How to use the PERSISTENT network to launch your startup and scale

Starting up isn’t easy. But using the PERSISTENT method to evaluate startups can help founders find success and attract investor attention.
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Fateh Singh (Fattybhai to his friends) was looking worried. He was sitting with his mentor, popularly known as the bearded professor, in a neighbourhood bar. And he was…well, looking worried.

You see, Fattybhai had launched a wonderful startup called NoCheeni.com, aimed at that massively growing number of diabetics in India who simply could not give up sweets. And those who did not want to turn diabetic. And those who wanted to shave off just a couple of millimetres from the yard and a half around their respective equators. And…

But you get the idea, don’t you?

Sugar-free sweets were an exploding market, and that’s why he had launched NoCheeni. He had set up a high-tech manufacturing plant, with all the latest bells and whistles to ensure standardised and hygienic products that he sold through Amazon and Flipkart, as well as though his own web site.

Sales were good, and were growing month on month. But to grow further he needed to add manufacturing capacity. And for that, he needed funds. Unfortunately, he had not been able to convince investors. And now you can understand why he was looking worried.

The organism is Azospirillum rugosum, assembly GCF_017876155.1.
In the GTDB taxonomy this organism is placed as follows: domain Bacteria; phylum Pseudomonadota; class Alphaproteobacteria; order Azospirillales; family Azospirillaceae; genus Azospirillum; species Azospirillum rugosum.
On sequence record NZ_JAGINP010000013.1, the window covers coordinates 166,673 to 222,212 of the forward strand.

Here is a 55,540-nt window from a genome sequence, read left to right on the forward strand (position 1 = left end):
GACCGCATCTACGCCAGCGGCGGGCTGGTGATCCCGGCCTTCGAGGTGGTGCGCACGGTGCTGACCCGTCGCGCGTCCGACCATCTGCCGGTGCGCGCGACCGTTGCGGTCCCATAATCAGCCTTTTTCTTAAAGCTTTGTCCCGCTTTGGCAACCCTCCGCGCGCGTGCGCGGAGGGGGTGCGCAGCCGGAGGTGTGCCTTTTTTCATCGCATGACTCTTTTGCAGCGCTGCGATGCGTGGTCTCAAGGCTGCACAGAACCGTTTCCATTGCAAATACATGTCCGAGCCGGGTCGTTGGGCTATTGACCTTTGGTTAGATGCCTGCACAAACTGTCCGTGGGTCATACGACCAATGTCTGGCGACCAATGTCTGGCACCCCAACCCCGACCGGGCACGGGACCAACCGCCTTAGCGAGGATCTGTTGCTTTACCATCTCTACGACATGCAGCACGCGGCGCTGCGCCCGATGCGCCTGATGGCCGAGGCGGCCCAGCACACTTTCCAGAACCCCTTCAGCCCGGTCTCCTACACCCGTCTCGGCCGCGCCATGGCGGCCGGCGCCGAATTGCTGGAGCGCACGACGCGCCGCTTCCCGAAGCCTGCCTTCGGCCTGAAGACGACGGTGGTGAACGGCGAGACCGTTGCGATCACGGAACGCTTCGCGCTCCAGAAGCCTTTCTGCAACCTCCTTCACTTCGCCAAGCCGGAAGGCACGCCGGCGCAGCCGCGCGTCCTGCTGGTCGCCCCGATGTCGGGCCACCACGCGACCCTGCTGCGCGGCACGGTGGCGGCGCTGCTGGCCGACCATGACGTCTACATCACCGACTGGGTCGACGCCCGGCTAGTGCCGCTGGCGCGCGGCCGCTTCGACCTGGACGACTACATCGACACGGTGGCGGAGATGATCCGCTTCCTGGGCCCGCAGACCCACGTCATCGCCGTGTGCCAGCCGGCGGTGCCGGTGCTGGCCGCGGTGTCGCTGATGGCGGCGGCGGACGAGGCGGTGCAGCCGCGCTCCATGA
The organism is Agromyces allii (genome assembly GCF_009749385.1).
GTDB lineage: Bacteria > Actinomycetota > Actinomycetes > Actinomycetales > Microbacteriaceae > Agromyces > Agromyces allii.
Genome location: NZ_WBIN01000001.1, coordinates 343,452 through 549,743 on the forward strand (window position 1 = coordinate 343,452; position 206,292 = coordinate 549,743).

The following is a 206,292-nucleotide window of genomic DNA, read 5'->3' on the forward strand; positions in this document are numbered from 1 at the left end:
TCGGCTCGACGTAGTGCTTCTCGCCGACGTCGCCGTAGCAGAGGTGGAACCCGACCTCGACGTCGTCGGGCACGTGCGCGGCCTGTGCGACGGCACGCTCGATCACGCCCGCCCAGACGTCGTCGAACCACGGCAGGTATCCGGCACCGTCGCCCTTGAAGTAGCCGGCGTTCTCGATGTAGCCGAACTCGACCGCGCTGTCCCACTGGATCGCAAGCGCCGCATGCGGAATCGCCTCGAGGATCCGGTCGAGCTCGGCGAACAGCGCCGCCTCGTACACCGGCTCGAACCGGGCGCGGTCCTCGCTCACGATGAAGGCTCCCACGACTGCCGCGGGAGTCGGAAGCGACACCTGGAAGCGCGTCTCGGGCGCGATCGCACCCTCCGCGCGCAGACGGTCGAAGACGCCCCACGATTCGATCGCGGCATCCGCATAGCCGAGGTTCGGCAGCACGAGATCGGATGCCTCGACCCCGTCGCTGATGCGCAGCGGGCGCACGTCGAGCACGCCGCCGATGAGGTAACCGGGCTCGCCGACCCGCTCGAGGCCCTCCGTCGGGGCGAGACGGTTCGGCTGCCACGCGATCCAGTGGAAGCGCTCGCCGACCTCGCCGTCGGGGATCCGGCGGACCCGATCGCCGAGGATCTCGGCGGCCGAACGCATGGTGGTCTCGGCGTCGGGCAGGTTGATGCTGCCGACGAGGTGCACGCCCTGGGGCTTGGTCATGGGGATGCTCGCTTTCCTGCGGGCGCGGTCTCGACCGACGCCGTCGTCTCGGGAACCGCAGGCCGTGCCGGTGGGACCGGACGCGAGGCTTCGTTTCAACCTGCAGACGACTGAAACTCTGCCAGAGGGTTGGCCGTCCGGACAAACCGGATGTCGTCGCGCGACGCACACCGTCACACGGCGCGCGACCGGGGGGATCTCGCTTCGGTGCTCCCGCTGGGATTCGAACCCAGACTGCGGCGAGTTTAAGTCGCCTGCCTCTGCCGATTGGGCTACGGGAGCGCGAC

“Fattybhai, let’s analyse your business using the well-known PERSISTENT framework,” his mentor began. “Most investors use this framework – or something similar – to evaluate startups before taking an investment decision. Therefore, before reaching out to them, you need to evaluate your startup using the same framework. Agreed?”

“Agreed,” Fattybhai replied.

“So let’s start with the ‘P’ in PERSISTENT, which stands for PROBLEM. Are you solving a problem for someone? Of course you are – the problem of people wanting to eat sweet stuff without taking in excessive sugar. Right?”

“And then we have the ‘E’, or EARNINGS MODEL. Not only should you solve a problem, but your customer should be willing to pay you for it. Otherwise you are running a charity, not a business. And in this case the customer is paying for the sweets, so you do have an EARNINGS MODEL.”

“Next, the first ‘S’ in PERSISTENT, namely SIZE OF THE MARKET. Obviously you should be in a space that is large. Otherwise you will simply stagnate after a point. Now the market for sweets in India is H-U-U-GE. No problem. But it’s also a very crowded market, with Haldiram, Bikanerwala, KC Das, and all those lesser-known halwais in every nook and corner of the country. It’s never a good idea to get into a crowded market and try and compete with existing players. Fortunately, that’s where you have been sensible – you’ve identified a NICHE within this market – the ‘N’ in PERISTENT. A NICHE where you supply sugar-free sweets. This NICHE is less crowded – so you are not competing head-on with existing players. Its also large enough so you can grow and not stagnate.”

Fattybhai was getting the hang of it, and he nodded. But this is where the professor said something which set him thinking.

“Fattybhai, every business has RISKS – the ‘R’ in PERSISTENT. And one of the biggest RISKS is that of competition. Which is why you need an ENTRY BARRIER – the ‘E’ in PERSISTENT – which prevents a potential competitor from entering your business. Or at least makes it tougher. Now if you have an INNOVATIVE solution (the ‘I’ in PERSISTENT), particularly one that is tough to copy, that can form your ENTRY BARRIER. But do you have one? Anyone can make sugar-free sweets, isn’t it? There is no magic formula.”